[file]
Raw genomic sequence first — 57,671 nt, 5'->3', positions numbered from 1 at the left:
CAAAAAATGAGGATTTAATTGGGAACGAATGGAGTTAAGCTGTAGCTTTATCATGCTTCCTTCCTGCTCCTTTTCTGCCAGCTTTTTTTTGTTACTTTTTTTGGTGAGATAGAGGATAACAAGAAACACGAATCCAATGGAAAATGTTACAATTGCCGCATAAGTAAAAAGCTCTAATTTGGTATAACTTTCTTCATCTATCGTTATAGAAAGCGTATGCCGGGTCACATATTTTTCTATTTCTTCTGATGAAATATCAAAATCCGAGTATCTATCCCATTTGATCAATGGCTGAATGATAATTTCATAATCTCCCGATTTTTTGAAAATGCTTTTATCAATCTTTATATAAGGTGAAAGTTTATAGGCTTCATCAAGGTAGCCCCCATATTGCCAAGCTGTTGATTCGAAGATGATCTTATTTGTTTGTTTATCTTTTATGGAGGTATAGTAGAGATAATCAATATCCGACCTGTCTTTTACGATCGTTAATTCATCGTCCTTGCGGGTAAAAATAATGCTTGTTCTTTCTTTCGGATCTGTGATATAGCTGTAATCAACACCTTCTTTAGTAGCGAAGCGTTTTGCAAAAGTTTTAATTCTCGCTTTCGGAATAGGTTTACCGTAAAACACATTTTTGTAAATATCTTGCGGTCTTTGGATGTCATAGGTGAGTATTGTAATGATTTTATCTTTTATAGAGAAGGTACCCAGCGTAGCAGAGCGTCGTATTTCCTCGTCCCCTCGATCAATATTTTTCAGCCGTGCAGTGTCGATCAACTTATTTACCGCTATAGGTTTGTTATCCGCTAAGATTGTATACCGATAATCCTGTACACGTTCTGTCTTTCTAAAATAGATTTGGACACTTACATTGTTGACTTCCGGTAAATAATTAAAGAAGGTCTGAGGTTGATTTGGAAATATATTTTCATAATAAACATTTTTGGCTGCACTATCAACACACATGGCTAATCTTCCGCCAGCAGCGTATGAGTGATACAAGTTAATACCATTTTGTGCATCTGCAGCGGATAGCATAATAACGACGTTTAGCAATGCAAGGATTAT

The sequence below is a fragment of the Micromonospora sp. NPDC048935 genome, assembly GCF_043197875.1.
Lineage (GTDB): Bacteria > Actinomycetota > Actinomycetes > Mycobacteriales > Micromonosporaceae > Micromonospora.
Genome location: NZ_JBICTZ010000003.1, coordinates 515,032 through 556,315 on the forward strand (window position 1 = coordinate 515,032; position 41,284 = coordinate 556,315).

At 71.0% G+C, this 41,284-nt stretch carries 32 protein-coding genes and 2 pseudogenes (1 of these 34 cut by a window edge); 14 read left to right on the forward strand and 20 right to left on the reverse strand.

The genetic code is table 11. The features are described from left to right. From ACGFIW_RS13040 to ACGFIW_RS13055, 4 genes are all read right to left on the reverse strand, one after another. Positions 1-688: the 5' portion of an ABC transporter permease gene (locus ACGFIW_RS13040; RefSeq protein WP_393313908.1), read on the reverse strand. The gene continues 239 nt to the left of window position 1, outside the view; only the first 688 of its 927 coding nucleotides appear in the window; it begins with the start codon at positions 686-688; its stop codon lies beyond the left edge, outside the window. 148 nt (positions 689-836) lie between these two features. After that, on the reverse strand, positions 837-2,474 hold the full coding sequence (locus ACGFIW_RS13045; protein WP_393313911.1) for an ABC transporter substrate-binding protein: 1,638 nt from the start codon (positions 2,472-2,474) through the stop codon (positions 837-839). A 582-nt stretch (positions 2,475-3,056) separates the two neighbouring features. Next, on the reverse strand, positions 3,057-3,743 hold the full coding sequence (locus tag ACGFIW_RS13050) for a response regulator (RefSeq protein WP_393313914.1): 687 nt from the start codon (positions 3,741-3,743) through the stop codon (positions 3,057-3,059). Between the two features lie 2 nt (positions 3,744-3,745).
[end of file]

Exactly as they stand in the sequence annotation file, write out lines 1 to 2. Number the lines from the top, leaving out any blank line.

Raw genomic sequence first — 57,671 nt, 5'->3', positions numbered from 1 at the left:
CAAAAAATGAGGATTTAATTGGGAACGAATGGAGTTAAGCTGTAGCTTTATCATGCTTCCTTCCTGCTCCTTTTCTGCCAGCTTTTTTTTGTTACTTTTTTTGGTGAGATAGAGGATAACAAGAAACACGAATCCAATGGAAAATGTTACAATTGCCGCATAAGTAAAAAGCTCTAATTTGGTATAACTTTCTTCATCTATCGTTATAGAAAGCGTATGCCGGGTCACATATTTTTCTATTTCTTCTGATGAAATATCAAAATCCGAGTATCTATCCCATTTGATCAATGGCTGAATGATAATTTCATAATCTCCCGATTTTTTGAAAATGCTTTTATCAATCTTTATATAAGGTGAAAGTTTATAGGCTTCATCAAGGTAGCCCCCATATTGCCAAGCTGTTGATTCGAAGATGATCTTATTTGTTTGTTTATCTTTTATGGAGGTATAGTAGAGATAATCAATATCCGACCTGTCTTTTACGATCGTTAATTCATCGTCCTTGCGGGTAAAAATAATGCTTGTTCTTTCTTTCGGATCTGTGATATAGCTGTAATCAACACCTTCTTTAGTAGCGAAGCGTTTTGCAAAAGTTTTAATTCTCGCTTTCGGAATAGGTTTACCGTAAAACACATTTTTGTAAATATCTTGCGGTCTTTGGATGTCATAGGTGAGTATTGTAATGATTTTATCTTTTATAGAGAAGGTACCCAGCGTAGCAGAGCGTCGTATTTCCTCGTCCCCTCGATCAATATTTTTCAGCCGTGCAGTGTCGATCAACTTATTTACCGCTATAGGTTTGTTATCCGCTAAGATTGTATACCGATAATCCTGTACACGTTCTGTCTTTCTAAAATAGATTTGGACACTTACATTGTTGACTTCCGGTAAATAATTAAAGAAGGTCTGAGGTTGATTTGGAAATATATTTTCATAATAAACATTTTTGGCTGCACTATCAACACACATGGCTAATCTTCCGCCAGCAGCGTATGAGTGATACAAGTTAATACCATTTTGTGCATCTGCAGCGGATAGCATAATAACGACGTTTAGCAATGCAAGGATTAT